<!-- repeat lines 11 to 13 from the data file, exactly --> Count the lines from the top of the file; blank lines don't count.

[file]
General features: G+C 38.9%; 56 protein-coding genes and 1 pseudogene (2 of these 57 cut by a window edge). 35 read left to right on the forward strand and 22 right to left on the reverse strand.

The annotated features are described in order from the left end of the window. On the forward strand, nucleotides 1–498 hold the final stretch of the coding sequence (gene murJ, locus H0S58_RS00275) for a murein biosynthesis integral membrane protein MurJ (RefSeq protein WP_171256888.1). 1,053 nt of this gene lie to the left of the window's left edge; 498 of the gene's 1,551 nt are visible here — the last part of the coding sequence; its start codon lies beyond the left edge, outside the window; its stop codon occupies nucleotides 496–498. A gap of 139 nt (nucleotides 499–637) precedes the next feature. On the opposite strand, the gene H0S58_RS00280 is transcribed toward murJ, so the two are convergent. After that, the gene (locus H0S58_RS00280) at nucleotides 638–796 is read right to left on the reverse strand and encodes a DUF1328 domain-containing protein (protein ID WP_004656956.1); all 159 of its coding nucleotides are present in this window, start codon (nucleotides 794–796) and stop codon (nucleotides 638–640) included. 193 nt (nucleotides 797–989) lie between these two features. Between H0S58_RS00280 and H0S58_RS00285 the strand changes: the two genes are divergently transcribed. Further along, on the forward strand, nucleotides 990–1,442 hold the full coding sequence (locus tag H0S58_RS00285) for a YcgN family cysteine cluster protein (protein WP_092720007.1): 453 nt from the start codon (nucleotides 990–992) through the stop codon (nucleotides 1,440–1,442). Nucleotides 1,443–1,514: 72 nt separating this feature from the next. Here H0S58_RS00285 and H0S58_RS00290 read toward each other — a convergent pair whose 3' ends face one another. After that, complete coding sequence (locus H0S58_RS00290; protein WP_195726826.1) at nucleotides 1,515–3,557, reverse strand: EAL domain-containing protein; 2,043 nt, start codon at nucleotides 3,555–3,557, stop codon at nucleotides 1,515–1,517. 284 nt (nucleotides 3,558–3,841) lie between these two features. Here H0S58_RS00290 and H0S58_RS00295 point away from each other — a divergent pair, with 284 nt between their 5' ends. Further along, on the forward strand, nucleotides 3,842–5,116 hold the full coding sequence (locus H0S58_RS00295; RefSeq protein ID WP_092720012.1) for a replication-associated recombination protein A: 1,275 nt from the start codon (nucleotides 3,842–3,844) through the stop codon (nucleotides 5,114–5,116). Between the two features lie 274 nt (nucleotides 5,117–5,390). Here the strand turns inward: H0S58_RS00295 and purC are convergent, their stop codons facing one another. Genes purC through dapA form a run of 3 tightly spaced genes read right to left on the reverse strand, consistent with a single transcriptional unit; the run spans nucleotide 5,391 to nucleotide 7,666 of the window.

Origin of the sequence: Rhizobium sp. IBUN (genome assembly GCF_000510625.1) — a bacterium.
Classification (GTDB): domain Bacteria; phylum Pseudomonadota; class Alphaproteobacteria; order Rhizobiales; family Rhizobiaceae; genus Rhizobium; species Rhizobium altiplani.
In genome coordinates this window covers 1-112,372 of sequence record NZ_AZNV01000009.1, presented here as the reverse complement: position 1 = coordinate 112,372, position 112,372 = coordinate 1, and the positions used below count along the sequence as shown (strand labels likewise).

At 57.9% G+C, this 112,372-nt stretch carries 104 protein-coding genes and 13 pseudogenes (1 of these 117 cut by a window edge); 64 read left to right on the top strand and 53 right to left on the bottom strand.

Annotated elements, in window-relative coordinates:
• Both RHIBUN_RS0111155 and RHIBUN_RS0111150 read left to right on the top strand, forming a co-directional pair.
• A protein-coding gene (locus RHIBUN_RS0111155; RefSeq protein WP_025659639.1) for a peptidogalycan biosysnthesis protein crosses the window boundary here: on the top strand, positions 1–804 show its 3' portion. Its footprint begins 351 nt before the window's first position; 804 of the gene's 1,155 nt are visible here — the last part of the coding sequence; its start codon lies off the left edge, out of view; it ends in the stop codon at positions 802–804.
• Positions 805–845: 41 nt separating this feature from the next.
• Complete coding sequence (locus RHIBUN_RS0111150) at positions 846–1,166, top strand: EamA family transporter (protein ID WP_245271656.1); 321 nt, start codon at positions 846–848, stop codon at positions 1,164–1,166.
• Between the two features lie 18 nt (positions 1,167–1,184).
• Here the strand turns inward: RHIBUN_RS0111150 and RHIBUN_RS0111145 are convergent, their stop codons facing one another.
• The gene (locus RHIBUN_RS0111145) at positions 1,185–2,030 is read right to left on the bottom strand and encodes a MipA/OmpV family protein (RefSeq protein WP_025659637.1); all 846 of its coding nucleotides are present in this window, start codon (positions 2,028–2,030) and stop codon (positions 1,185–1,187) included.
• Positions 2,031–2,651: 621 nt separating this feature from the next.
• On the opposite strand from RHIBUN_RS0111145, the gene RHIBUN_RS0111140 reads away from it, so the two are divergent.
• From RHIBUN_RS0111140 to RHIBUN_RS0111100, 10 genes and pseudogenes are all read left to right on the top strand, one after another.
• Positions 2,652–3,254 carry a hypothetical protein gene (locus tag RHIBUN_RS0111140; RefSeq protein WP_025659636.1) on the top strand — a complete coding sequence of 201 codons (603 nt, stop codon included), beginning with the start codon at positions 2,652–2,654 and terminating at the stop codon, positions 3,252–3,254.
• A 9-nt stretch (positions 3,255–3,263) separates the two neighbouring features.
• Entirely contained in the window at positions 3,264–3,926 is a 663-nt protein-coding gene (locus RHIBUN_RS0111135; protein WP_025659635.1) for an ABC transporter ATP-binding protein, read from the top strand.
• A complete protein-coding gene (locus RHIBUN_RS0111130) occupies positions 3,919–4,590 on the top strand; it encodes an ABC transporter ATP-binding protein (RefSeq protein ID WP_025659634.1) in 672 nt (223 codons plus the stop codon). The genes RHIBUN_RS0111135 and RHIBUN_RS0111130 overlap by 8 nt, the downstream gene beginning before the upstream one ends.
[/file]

• Complete coding sequence (locus RHIBUN_RS0111150) at positions 846–1,166, top strand: EamA family transporter (protein ID WP_245271656.1); 321 nt, start codon at positions 846–848, stop codon at positions 1,164–1,166.
• Between the two features lie 18 nt (positions 1,167–1,184).
• Here the strand turns inward: RHIBUN_RS0111150 and RHIBUN_RS0111145 are convergent, their stop codons facing one another.